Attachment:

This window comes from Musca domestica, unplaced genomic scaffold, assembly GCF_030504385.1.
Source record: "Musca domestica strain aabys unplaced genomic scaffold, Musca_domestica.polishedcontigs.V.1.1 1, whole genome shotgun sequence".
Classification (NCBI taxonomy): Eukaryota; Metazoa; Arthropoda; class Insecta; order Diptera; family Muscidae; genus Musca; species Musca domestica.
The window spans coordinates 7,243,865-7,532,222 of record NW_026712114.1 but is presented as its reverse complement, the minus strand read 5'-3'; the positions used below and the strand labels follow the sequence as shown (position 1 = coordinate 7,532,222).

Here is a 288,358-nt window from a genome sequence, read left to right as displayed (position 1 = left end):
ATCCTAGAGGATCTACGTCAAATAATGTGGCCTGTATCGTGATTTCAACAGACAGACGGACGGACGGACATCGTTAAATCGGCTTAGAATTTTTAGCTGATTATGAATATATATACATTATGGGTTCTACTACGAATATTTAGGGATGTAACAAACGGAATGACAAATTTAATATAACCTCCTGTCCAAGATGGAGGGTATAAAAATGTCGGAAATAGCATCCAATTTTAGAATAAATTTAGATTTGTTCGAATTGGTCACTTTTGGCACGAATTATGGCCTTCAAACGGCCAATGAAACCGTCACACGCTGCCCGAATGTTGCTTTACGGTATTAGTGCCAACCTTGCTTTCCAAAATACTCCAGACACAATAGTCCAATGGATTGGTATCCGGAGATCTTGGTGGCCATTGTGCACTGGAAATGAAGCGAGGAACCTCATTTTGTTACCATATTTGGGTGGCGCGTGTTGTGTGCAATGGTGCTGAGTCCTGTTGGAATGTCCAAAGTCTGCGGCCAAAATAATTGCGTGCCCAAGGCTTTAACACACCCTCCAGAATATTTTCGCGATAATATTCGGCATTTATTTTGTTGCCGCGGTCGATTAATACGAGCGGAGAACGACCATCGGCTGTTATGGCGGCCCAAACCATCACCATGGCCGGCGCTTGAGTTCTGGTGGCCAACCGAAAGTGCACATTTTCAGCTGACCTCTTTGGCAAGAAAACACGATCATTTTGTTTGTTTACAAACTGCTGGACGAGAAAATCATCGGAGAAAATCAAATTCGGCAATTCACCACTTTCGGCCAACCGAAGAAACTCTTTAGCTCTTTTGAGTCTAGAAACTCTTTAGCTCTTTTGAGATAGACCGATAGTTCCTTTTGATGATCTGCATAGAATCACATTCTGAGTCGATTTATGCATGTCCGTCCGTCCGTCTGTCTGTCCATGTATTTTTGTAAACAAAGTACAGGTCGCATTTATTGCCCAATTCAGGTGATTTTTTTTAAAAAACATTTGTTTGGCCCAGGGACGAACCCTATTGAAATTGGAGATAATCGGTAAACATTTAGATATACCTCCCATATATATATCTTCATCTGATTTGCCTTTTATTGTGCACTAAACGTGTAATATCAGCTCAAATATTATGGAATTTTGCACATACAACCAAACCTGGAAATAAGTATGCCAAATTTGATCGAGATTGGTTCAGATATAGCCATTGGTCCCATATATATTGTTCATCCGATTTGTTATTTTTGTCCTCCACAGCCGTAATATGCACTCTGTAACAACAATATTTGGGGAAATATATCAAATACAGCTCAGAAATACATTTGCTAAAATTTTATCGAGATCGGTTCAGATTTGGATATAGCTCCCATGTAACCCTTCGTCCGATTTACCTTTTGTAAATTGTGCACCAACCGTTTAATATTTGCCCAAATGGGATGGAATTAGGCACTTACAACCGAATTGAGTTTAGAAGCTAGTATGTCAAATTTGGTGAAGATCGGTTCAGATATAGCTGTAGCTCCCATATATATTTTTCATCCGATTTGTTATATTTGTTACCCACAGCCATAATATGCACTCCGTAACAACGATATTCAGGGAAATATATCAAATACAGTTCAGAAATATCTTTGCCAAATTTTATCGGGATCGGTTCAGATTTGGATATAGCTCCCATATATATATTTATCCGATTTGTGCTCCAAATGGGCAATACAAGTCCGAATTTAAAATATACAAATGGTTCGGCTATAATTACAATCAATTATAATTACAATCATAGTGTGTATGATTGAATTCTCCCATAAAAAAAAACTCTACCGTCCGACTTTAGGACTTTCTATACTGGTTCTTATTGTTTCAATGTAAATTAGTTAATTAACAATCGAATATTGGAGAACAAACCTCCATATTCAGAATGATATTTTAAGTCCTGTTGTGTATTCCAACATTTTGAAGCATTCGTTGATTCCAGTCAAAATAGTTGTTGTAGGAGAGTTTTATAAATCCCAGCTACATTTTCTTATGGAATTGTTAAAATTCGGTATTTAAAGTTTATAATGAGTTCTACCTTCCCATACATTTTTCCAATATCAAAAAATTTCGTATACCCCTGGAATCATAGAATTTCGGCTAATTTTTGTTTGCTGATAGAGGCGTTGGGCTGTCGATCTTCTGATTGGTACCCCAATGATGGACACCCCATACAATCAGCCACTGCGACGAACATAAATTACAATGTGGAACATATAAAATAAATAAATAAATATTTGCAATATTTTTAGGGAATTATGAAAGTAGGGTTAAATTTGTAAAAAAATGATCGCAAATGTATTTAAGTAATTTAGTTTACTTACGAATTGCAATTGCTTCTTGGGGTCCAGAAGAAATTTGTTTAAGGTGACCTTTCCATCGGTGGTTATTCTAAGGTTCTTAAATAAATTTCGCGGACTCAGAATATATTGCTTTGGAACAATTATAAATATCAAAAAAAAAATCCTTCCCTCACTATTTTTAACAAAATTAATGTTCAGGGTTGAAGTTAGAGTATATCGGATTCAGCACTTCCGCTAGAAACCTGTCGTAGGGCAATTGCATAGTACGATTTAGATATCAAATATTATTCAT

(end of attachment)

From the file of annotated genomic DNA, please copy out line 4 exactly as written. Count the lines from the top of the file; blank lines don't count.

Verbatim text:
The window spans coordinates 7,243,865-7,532,222 of record NW_026712114.1 but is presented as its reverse complement, the minus strand read 5'-3'; the positions used below and the strand labels follow the sequence as shown (position 1 = coordinate 7,532,222).